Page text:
Leaving the Mojave Desert cooler temperatures called like a siren unto a young sailor. And like a sirens song, it came at a cost. Climbing a steep winding road closed to large trucks. Dolores, our campervan, is a gnarly tiny home on wheels. But she’s big boned, in the cartoon “Cars” she’d be the (BIG GIRL) with a great personality.
Downshifting the engine screamed through higher RPM, crawling and climbing the steep grade. Crossing a series of switch backs my eyes never lost focus of the gages, unsure if we’d overheat? Our home that night overlooked Lake Isabella and a few fantastic hikes.
Some days later we rolled into Three Rivers RV Park located near Sequoia National Park, and water front to a cold swift river. Life’s looking up. Yet again surrounded by kind elderly couples in massive motorhomes, but something seemed familiar. A few semi-permanent RV’s, a chill scene reminiscent of a (drop zone), (skydiving community)? Tan, hippies, bouldering pants, Teva sandals, speak of beer by the river. Sweet mercies of the holy outdoor adventures, we’d stumbled into a river guide camp. White water rafting, well yes, don’t mind if we do!
Some things in life must be experienced firsthand, white water rafting and standing before a Sequoia Grove, are on that list. In the South-East Texas Big Thicket, we hike among large trees, but “large” doesn’t define the size of a Sequoia. It wasn’t until standing at the base looking up, or far away using another person for scale that I understood how humongous these ancient monoliths are.
In awe, I was lost, stupefied, awestruck, mesmerized, and amazed. To my side stood a well-dressed man in his mid-50’s, wearing a high-end outdoors wardrobe, his greying hair styled perfectly. An air of confidence only found in a man who’s still capable of running marathons, and the like. He seemed to have everything, that is until he spoke! Addressing what appeared to be a (trophy wife, or much younger girlfriend), “It’s a shame that we have to share this with all these normal people” “What’s the point of paying for 1st class travel and accommodations if I have to share the park with Mexicans?”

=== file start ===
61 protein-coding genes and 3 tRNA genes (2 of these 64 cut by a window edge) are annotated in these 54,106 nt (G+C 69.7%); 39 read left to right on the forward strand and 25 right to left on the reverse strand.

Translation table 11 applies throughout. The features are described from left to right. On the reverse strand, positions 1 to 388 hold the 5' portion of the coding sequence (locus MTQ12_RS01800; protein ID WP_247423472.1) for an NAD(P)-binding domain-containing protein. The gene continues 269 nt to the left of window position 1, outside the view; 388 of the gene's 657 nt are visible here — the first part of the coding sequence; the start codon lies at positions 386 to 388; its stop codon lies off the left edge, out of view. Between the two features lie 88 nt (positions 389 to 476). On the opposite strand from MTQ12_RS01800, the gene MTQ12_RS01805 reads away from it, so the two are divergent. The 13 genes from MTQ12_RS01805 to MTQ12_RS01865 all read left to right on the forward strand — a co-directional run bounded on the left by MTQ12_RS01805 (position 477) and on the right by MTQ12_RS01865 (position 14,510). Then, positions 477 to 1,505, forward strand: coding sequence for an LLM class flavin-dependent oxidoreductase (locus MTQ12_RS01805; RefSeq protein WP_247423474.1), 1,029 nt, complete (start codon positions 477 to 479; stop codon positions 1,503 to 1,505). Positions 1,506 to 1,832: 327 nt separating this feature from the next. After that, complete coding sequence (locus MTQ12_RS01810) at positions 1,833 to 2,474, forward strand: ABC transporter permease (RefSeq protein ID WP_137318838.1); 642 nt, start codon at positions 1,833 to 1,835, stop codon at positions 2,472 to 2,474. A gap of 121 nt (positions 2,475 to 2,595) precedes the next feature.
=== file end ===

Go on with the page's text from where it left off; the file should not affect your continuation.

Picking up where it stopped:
I may be white trash but to quote Reba Macintyre, “I might have been born just plain white trash. But Fancy was my name”, and no I don’t’ like country music… The next day we entered the park long before sunrise. Alone for hours in the cold mountain air we walked among the giant Sequoia. A humbling experience.
Later that afternoon Lauren climbed into a raft for her first class 4 rapids. Our river guide, an older guy, read water better than most could a book. Except for Lauren and I our entire group was from California. The Californian Texas conversation was pure GOLD. No, I don’t own a horse, no I’m not a cowboy, yes, I can read, no I don’t chew tobacco, no I’m not an oil tycoon. For the love of social education “Dallas” was a soap opera.
Through the calm water our guide talked about the countless rivers he had kayaked and rafted. His passion for the water, wild places, and nature were obvious. His rafting shorts patched in a, waste not manner. He lived in an old RV with broken air conditioning. As he spoke I compared him to the wealthy man the day before. Two men who had experienced more years, more life, and more wonders than myself. But on the trial of life, they’d chosen very different paths.
A very successful kind and humble man once told me, “Money can’t buy friendship, love, loyalty, or manners!
One man appeared to have everything, and still somehow nothing, while the other had very little, yet lived a life I could only describe as RICH. Joy is an elusive thing, for unlike happiness it’s not fleeting, momentary, or based upon circumstances. Life’s WEALTH isn’t measured by accountants.